Under the Biden administration, the nation's essential infrastructure has largely been strengthened through fiat, with executive orders primarily aimed at tightening cybersecurity standards for major businesses.
The next area is public water systems, but this time the Environmental Protection Agency (EPA) is utilizing its authority to compel states to address public health risks.
The EPA document views holes in public water systems as potential sources of pollution and hence as a risk to the public's health that falls under its purview. The new cybersecurity standards are a part of a directive to add additional components to routine "sanitary surveys," which was made after a thorough EPA study revealed that many public water systems nationwide lack cybersecurity plans.
Public water systems were under pressure to be the next system to upgrade defences after pipeline and power mandates.
Despite threat actors' increased targeting of public water systems, the EPA finds that these systems frequently lack an acceptable cybersecurity programme or none at all. Now, these utilities must conduct recurring audits to look for "serious weaknesses" such known security flaws or a lack of security measures.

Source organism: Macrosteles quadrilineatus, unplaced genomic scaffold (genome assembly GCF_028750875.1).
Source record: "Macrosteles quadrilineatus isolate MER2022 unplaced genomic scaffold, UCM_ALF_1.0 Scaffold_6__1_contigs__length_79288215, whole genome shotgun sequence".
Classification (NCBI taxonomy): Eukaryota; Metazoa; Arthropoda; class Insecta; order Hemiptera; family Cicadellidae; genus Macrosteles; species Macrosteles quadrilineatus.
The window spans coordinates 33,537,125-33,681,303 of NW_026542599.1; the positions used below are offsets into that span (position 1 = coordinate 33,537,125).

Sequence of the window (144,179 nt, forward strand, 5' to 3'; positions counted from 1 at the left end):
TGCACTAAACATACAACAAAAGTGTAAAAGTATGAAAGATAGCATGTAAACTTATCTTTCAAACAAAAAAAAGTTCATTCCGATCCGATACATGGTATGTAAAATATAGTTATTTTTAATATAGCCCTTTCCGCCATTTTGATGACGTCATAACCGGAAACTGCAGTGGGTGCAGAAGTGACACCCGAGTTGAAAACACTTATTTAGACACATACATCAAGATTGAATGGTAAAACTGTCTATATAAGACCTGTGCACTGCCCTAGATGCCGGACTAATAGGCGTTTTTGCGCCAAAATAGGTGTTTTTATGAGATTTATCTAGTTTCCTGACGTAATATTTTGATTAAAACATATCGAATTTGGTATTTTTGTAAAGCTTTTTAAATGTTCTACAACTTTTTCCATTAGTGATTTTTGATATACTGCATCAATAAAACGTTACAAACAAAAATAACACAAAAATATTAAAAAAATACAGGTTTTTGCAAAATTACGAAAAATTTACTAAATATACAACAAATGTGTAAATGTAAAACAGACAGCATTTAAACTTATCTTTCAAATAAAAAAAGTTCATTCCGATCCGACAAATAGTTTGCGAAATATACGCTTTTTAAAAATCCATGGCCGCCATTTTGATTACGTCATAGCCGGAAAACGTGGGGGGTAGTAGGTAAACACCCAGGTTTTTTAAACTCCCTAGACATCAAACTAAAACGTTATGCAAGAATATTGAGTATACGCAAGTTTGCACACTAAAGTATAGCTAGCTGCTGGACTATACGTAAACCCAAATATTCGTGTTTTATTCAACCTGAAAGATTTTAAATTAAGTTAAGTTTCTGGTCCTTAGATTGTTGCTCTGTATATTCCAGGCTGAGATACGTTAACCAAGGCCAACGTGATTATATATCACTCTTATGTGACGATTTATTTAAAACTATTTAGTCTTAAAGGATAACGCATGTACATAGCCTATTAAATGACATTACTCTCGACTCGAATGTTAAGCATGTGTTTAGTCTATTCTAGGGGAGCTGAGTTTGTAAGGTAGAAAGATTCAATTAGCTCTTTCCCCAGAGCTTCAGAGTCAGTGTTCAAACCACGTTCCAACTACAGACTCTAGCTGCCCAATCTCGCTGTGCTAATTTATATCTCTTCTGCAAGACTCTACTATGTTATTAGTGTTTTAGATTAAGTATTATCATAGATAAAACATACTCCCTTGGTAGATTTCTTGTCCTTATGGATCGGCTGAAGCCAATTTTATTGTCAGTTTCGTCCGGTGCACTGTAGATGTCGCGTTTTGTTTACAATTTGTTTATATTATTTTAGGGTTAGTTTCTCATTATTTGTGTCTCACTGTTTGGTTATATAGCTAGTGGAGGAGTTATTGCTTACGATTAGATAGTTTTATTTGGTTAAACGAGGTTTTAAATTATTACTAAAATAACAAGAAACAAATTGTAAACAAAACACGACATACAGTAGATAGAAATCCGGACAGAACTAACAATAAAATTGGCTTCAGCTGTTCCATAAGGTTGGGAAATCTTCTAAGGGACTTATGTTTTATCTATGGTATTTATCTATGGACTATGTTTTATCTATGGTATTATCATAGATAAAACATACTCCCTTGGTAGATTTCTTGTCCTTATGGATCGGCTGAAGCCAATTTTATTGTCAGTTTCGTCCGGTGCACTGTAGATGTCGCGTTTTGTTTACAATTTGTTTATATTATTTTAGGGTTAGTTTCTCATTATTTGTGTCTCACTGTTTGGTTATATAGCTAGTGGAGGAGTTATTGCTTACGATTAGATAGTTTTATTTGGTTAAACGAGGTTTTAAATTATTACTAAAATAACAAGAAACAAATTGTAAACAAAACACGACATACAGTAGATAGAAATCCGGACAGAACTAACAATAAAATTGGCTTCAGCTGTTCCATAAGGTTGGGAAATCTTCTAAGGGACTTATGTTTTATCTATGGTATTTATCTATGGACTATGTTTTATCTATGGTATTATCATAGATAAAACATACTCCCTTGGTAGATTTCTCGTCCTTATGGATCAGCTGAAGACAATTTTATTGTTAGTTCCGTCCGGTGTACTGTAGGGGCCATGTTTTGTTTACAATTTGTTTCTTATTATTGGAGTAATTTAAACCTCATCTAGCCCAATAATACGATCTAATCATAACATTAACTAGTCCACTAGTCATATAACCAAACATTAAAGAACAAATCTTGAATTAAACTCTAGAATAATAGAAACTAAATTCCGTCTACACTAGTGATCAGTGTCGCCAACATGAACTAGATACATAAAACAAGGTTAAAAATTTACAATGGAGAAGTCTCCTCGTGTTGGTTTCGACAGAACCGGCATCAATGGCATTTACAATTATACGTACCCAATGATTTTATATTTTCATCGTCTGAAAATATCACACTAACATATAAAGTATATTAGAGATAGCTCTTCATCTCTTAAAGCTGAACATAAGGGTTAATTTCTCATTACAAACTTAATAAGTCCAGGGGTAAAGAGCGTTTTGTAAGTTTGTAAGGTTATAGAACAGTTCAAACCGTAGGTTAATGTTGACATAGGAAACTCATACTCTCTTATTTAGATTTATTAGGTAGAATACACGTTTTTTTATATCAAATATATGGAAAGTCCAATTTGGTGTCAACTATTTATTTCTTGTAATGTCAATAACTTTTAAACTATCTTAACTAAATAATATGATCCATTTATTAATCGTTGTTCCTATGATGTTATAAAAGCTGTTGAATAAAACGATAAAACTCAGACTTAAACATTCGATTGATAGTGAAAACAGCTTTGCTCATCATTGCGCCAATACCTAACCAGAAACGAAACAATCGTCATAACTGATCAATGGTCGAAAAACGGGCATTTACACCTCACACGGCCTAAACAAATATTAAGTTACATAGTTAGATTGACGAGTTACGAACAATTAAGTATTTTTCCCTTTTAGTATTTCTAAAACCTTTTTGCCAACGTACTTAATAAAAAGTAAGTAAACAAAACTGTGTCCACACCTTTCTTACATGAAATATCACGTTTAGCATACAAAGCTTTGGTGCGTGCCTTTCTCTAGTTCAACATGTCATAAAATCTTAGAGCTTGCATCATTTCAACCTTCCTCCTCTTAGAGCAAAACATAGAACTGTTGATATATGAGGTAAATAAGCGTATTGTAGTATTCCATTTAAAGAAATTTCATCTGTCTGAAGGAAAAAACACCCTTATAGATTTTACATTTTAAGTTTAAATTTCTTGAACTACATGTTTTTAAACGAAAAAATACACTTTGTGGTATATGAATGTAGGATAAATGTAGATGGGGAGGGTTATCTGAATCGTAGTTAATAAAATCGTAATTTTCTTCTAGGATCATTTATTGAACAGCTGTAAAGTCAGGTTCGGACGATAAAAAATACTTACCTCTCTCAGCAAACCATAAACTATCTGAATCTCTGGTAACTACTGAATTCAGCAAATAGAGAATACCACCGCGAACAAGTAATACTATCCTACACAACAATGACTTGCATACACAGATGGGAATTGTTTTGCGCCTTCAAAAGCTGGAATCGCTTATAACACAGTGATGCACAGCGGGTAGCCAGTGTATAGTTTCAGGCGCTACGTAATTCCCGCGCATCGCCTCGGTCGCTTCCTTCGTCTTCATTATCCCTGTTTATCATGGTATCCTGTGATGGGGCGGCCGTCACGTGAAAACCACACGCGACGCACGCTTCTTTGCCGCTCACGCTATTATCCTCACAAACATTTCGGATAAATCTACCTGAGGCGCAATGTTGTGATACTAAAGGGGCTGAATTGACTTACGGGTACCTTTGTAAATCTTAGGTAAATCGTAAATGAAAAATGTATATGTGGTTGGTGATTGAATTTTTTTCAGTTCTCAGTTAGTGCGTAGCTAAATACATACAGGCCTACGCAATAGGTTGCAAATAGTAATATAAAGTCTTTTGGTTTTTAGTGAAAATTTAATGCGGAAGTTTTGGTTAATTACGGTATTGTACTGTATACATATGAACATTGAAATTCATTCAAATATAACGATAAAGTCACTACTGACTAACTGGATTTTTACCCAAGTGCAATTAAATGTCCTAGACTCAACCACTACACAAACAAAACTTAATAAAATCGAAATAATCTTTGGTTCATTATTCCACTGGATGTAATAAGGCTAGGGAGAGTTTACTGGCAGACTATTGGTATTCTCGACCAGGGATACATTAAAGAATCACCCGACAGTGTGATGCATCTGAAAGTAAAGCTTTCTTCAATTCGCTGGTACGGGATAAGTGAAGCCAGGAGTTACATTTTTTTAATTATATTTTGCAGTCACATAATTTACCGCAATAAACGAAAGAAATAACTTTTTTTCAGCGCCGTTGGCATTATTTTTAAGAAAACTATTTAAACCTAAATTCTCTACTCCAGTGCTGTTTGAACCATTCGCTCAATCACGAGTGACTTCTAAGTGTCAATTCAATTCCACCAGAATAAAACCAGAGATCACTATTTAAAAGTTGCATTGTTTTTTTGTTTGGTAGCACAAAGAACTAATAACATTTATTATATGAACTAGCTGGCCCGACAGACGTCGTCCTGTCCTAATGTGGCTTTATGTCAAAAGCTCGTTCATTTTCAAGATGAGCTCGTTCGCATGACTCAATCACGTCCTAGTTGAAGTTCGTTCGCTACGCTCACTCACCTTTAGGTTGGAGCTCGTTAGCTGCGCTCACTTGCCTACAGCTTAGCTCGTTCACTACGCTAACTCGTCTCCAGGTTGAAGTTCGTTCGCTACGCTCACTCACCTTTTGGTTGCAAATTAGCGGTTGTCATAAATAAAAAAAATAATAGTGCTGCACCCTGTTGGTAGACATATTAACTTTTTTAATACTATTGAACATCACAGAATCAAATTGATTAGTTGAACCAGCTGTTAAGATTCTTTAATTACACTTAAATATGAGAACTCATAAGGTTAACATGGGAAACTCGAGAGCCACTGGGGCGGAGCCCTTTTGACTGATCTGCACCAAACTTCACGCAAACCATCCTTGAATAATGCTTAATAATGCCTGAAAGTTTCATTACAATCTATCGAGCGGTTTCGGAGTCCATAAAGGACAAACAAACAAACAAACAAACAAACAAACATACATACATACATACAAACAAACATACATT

But, the agency is providing a range of choices for public water systems to satisfy these new cybersecurity criteria. The utilities may self-evaluate using a variety of public and private sector standards, such as NIST or ISO, provided that this choice is permitted by the state in question.
The state also has the option of sending its own surveyors. The emergency agency or a comparable entity can continue to undertake inspections in states that are ahead of the curve and already carry out such checks. When flaws are discovered in public water systems, states are also given the authority to require further risk mitigation strategies, which are subsequently evaluated during sanitary assessments. The EPA is providing states with technical support for creating and adhering to cybersecurity regulations.